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In: Visualizing Sufism


This article investigates European collecting of Malay manuscripts during the colonial era to address two inter-related questions: was this collecting instrumental in destroying the Malay manuscript tradition, and are colonial collections accurate representations of Malay manuscript culture? It makes the case that while European intervention was certainly destructive, in fact the majority of Malay-language literary texts survive only in colonial-era collections. It also considers whether colonial collections, precisely because they are high in Malay literary texts and low in Arabic religious texts (known as kitab), are unrepresentative of Malay manuscript culture in the nineteenth century and earlier. Taking Marsden’s seminal collection of Malay manuscripts as its case study, the article provides a fuller account of how this collection was assembled, and traces the individuals known to have acquired manuscripts for Marsden. Newly documented manuscript collections that remain in situ in Indonesia and in Malaysian institutions are discussed as a counterpoint.

Open Access
In: Philological Encounters


This study interrogates the concept of fictionality in the premodern Arabic tradition through probing into different readings of Ibn al-Muqaffaʿ’s Book of Kalīla and Dimna. Instead of presupposing the applicability of the modern concept of fictionality, I suggest to use the concept as a hermeneutic category that can encompass different perspectives on what exactly is fictional in a text. After identifying the challenges of defining fictionality in the pre-modern Arabic textual tradition, I shall look into some of the readers of Ibn al-Muqaffaʿ’s translation between the third/ninth and sixth/twelfth centuries to unpack different modalities. Some readers such as Ibn Qutayba in his ʿUyūn al-akhbār (Essential Accounts) and Ibn ʿAbd Rabbih in his al-ʿIqd al-farīd (The Unique Neckless) foreground the ethical function of parables and gnomic sayings and ignore the fact that most of Kalīla wa-Dimna’s stories contain animal characters. Others such as al-Yamanī in his Muḍāhāt amthāl kitāb Kalīla wa-Dimna (The Analogues of Kalīla wa-Dimna’s Parables) and al-Bīrūnī in his Geography of India tackle the ontology of fictionality from the perspective of reliability versus unreliability associated to Ibn al-Muqaffaʿ’s claim over the authenticity of his transmission of “the Indian book.” Finally, focusing on Ibn Sīnā’s and Ibn Rushd’s Commentaries to Aristotle’s Poetics, I show how Kalīla wa-Dimna as a prime example of parables (amthāl) and invented stories belongs to rhetorical discourse and has to be distinguished from poetic discourse which generates images (takhyīl). By opposing the two types of discourse — poetry and stories from Kalīla wa-Dimna — in terms of both their ontological status and their functionality, they portray, I argue, a different taxonomy of fictionality. Although all these various readers might agree that Kalīla wa-Dimna contains fictive content, the different interpretations defy a classification of Kalīla wa-Dimna within the modern dichotomy of fictional versus factual narrative but allow us to uncover different ontological and pragmatic modalities of fictionality in the premodern past.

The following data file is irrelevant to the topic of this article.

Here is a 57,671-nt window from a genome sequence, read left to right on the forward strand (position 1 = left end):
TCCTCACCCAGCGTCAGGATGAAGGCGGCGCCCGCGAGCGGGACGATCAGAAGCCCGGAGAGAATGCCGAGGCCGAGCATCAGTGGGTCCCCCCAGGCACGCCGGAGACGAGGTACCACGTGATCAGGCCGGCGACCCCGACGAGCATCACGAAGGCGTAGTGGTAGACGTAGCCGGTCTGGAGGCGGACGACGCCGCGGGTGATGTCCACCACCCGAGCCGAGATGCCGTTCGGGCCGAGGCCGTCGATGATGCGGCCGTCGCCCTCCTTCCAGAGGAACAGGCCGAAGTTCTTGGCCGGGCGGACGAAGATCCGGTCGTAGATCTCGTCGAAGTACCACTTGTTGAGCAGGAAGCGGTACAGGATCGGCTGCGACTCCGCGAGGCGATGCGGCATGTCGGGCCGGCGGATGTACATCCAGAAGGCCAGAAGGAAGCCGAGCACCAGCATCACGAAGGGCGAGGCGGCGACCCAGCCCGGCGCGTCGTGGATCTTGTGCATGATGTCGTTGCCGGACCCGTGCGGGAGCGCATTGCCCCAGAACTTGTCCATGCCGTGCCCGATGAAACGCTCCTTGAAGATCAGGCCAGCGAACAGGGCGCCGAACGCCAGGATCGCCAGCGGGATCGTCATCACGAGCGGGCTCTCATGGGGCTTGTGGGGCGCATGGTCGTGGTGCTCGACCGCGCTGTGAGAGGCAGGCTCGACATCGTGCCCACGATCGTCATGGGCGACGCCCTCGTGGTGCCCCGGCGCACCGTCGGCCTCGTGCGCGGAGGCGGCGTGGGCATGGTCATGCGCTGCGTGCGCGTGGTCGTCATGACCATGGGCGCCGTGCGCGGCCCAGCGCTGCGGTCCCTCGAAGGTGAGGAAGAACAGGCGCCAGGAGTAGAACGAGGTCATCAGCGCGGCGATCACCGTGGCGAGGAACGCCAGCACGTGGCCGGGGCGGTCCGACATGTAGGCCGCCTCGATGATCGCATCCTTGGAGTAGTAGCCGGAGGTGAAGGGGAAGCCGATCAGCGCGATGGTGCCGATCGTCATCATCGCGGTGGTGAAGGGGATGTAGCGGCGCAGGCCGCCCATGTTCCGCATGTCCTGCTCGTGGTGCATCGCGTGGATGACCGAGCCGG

In: Journal of Abbasid Studies